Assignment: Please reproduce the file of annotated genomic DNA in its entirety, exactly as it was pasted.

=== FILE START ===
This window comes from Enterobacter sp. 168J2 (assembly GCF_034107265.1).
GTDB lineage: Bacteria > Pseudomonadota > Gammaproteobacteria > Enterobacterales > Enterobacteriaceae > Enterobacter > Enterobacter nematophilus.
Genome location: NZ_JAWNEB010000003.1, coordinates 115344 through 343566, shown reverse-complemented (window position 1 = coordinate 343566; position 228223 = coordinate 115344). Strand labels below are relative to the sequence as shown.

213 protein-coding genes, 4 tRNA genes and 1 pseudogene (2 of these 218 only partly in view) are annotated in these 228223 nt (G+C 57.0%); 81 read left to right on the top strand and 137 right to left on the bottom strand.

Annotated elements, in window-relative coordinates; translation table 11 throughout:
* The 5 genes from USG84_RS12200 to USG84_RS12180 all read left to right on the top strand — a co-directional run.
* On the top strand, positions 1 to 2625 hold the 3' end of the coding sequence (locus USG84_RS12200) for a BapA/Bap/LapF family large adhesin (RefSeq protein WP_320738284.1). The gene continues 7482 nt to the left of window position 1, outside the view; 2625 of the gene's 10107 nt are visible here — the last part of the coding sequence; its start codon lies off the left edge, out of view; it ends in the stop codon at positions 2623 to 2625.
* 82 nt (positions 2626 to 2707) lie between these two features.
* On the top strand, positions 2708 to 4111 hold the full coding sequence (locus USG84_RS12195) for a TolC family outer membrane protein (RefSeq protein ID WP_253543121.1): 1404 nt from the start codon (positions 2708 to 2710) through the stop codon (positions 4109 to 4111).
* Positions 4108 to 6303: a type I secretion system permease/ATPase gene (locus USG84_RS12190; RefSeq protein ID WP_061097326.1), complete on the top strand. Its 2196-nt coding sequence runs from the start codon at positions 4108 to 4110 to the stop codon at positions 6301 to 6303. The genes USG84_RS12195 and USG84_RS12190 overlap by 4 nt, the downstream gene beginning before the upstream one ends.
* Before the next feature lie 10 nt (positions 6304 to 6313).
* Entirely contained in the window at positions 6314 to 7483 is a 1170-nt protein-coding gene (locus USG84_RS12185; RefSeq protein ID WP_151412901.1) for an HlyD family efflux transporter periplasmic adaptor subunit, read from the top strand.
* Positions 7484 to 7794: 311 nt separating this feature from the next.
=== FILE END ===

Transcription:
This window comes from Enterobacter sp. 168J2 (assembly GCF_034107265.1).
GTDB lineage: Bacteria > Pseudomonadota > Gammaproteobacteria > Enterobacterales > Enterobacteriaceae > Enterobacter > Enterobacter nematophilus.
Genome location: NZ_JAWNEB010000003.1, coordinates 115344 through 343566, shown reverse-complemented (window position 1 = coordinate 343566; position 228223 = coordinate 115344). Strand labels below are relative to the sequence as shown.

213 protein-coding genes, 4 tRNA genes and 1 pseudogene (2 of these 218 only partly in view) are annotated in these 228223 nt (G+C 57.0%); 81 read left to right on the top strand and 137 right to left on the bottom strand.

Annotated elements, in window-relative coordinates; translation table 11 throughout:
* The 5 genes from USG84_RS12200 to USG84_RS12180 all read left to right on the top strand — a co-directional run.
* On the top strand, positions 1 to 2625 hold the 3' end of the coding sequence (locus USG84_RS12200) for a BapA/Bap/LapF family large adhesin (RefSeq protein WP_320738284.1). The gene continues 7482 nt to the left of window position 1, outside the view; 2625 of the gene's 10107 nt are visible here — the last part of the coding sequence; its start codon lies off the left edge, out of view; it ends in the stop codon at positions 2623 to 2625.
* 82 nt (positions 2626 to 2707) lie between these two features.
* On the top strand, positions 2708 to 4111 hold the full coding sequence (locus USG84_RS12195) for a TolC family outer membrane protein (RefSeq protein ID WP_253543121.1): 1404 nt from the start codon (positions 2708 to 2710) through the stop codon (positions 4109 to 4111).
* Positions 4108 to 6303: a type I secretion system permease/ATPase gene (locus USG84_RS12190; RefSeq protein ID WP_061097326.1), complete on the top strand. Its 2196-nt coding sequence runs from the start codon at positions 4108 to 4110 to the stop codon at positions 6301 to 6303. The genes USG84_RS12195 and USG84_RS12190 overlap by 4 nt, the downstream gene beginning before the upstream one ends.
* Before the next feature lie 10 nt (positions 6304 to 6313).
* Entirely contained in the window at positions 6314 to 7483 is a 1170-nt protein-coding gene (locus USG84_RS12185; RefSeq protein ID WP_151412901.1) for an HlyD family efflux transporter periplasmic adaptor subunit, read from the top strand.
* Positions 7484 to 7794: 311 nt separating this feature from the next.